Lajamanu Banner and Mural Project 1989
April to June 1989 was part of an artists team involved in a community theatre residency program in the Aboriginal community of Lajamanu (formerly known as Hooker Creek). Subsequent to that project, Tim Newth was invited to stay on to work with the community on visual arts projects, and in particular on some murals and the creation of large banners.
Following are extracts from much longer letters Tim wrote weekly during the project. The letters (and the extracts chosen here) are an expression of that project, and of his developing relationship with the community.
Notes from Artist Letters - Tim Newth
Week one has come to a sudden stop, it’s pretty scary, the whole community seems to be howling. I gather someone has died. This has been going on for the past hour and I can now see some women painted up. It’s the middle of the day but may be the end as far as work…
…getting the right design has got me around a lot of people, everybody wanting something different but finally I found, or was pointed to, a dreaming which belongs here. Stop. All the painted up women are now walking across the oval, the rest of the community seems to be following or looking. The sound is amazing. A young man has been killed in a car crash. Myself, Martin, and Michael drew up the mural and a group of women who just appeared as we finished drawing up are the core mural team. Teddy, the owner of the design came down and made sure a few of the finer points were right. Last night he sung me the design.
Old men wander through. They all know the dreaming as soon as they see it.
The banner project on the weekend in my house - there were six women, one baby, a dog, a cat and I don’t know how many kids but the result was two banners finished and two more on the go. People seem really excited about the results and are already talking about exhibitions … We use the designs without all the dots, which seems to be getting back to the guts of it all. Wonderful learning times.
The council has been really good support …
Most of the senior boys have found at least one pair of pants - they have come to mend them or to play on the machines (of which three are on the kitchen table).
Liddy takes me into her room which she locks behind us to keep out the dogs and kids to show me her latest painting.
More than any project I have wanted to do before, a large part of my time here is for my development as an artist working in Australia. It is this Warlpiri culture that I wish to understand how art is part of their life in all its forms and at what stage does it become important. I’m really interested in people my age here because it seems to be them when there is some shift from living life for cars and drink to beginning to paint and live for their culture. The timing of being here is important too because this has not been Warlpiri land but there is a shift here because young people have been born here and their dreaming comes from here now. In asking why there has been no public art eg. Murals etc. The comment was that this was not Warlpiri land but it is the land of the young people here …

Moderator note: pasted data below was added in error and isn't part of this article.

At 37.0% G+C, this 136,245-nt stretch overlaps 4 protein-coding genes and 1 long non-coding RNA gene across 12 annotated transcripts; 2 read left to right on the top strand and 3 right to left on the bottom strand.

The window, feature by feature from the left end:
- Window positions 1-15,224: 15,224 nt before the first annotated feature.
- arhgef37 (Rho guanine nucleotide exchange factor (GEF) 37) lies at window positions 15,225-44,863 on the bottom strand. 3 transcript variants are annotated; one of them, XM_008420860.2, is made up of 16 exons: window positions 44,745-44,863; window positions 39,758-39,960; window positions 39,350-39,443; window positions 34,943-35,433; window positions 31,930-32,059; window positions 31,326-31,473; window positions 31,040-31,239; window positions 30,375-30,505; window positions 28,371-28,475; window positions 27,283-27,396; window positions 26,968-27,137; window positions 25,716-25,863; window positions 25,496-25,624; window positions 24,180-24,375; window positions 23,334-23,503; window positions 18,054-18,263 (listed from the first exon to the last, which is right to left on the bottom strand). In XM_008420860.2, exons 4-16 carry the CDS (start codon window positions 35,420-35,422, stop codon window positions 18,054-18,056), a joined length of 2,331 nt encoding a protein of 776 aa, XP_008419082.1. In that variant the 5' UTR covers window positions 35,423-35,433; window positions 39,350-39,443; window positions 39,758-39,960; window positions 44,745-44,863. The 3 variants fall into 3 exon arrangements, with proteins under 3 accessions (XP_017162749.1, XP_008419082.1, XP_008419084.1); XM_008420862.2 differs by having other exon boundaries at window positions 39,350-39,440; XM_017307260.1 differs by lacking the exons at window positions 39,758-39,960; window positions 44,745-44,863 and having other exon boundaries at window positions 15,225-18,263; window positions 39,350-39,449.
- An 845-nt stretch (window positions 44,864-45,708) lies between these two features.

One man a bit older than me has said that it is important what I am doing here lining young people back to their culture (in a small way). The kids now come into my place and copy the dreamings off the wall, kids at mural all ask what it means, is it my dreaming? Doug has asked me to go to the next men’s business camp: I would give anything to go, this is when all the men’s information is passed on as very little of this happens in the community as it does with the women …
It is now very late at night and my further commitment to this place - the head lice in my hair - are driving me crazy, so I had best have a shower and get some sleep. Hopefully I will get the time before the mail plane takes off to reread this …
… I’ve started to talk to people about art co-ops, it is something that comes up more and more …
Through the sewing machine being set up and kids coming through the house there are now five senior kids who come, thread up, and use the machine well. One is going to make a banner but has to learn her dreaming yet …
I will use that fabric sent to put banners in the literacy centre and pre-school …
… mural two begins with talking to Liddy, an older woman … Next morning she is there with another woman and two old men; they talk for a long time deciding what dreamings should be used as this mural is more a story board, for the area is for young kids. I am told that all the painting so far belongs to Jampijinpa and Nampijinpa which allows me to also paint. [Tim was given the skin name of Jampijinpa] … These women are much older and from the top camp. They spend much time drawing things in the sand and explaining things before we begin …
Jen, who I mentioned before, is also working on this. She is documenting each image, the dreaming, its story and who it belongs to …
The mural women took me hunting on the weekend.
… One teacher, Colin, was wanting to make these large creatures with the kids, so have been working with him on how to split the bamboo and construct things with it. Have also been giving support to the senior girls’ teacher who is working with sewing. So far I have kept clear of the school as far as implanting anything but have said to the teachers to please give a yell if they need me.
Mural two is finished … a delight to work on. The women worked hard and were great at hassling each other if they thought someone was being lazy or sloppy. It is not the Mickey Mouse and Donald Duck that I was asked to paint, but the community, especially the old, seem really pleased.
Mural three on the small water tank beside the Wulaign out-station resource centre, came out of the old men standing around watching the women paint, making sure they got it right. One man, Freddy, gave me dreamings to paint with the women on their wall but also asked “what about the men?” So on the Wednesday morning there was much talk followed by me being asked if I had a car. One man took me that morning to see trees, tracks, water holes; it is to here that the young people who are being born belong, their dreaming places. On our return, later that day there was some heated discussion on who should paint … The old men wanted me to only paint but both I and Billy, a young Yapa (Aboriginal) man, did not see this as right. Everyone slowly cleared out and that was that for the day.